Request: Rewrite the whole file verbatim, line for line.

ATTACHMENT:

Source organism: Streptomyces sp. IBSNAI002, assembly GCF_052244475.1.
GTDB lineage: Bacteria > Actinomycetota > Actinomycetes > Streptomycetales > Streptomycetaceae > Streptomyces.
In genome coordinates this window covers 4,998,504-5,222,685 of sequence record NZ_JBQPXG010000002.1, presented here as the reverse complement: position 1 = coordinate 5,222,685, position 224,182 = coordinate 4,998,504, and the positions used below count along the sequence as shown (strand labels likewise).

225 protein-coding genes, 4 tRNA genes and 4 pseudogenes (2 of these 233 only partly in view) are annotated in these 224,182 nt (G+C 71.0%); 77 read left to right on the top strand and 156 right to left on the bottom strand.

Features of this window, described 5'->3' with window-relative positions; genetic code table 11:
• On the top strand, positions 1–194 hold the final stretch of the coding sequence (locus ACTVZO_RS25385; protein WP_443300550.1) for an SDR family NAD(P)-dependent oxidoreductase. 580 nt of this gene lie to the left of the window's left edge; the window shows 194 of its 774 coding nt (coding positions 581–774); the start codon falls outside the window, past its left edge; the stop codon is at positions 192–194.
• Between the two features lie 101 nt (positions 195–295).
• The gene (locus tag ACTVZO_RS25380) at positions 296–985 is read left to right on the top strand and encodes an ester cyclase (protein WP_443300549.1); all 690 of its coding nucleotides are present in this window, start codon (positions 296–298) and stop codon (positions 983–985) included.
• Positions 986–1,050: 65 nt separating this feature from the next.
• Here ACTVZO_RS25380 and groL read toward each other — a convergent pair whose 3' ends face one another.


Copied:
Source organism: Streptomyces sp. IBSNAI002, assembly GCF_052244475.1.
GTDB lineage: Bacteria > Actinomycetota > Actinomycetes > Streptomycetales > Streptomycetaceae > Streptomyces.
In genome coordinates this window covers 4,998,504-5,222,685 of sequence record NZ_JBQPXG010000002.1, presented here as the reverse complement: position 1 = coordinate 5,222,685, position 224,182 = coordinate 4,998,504, and the positions used below count along the sequence as shown (strand labels likewise).

225 protein-coding genes, 4 tRNA genes and 4 pseudogenes (2 of these 233 only partly in view) are annotated in these 224,182 nt (G+C 71.0%); 77 read left to right on the top strand and 156 right to left on the bottom strand.

Features of this window, described 5'->3' with window-relative positions; genetic code table 11:
• On the top strand, positions 1–194 hold the final stretch of the coding sequence (locus ACTVZO_RS25385; protein WP_443300550.1) for an SDR family NAD(P)-dependent oxidoreductase. 580 nt of this gene lie to the left of the window's left edge; the window shows 194 of its 774 coding nt (coding positions 581–774); the start codon falls outside the window, past its left edge; the stop codon is at positions 192–194.
• Between the two features lie 101 nt (positions 195–295).
• The gene (locus tag ACTVZO_RS25380) at positions 296–985 is read left to right on the top strand and encodes an ester cyclase (protein WP_443300549.1); all 690 of its coding nucleotides are present in this window, start codon (positions 296–298) and stop codon (positions 983–985) included.
• Positions 986–1,050: 65 nt separating this feature from the next.
• Here ACTVZO_RS25380 and groL read toward each other — a convergent pair whose 3' ends face one another.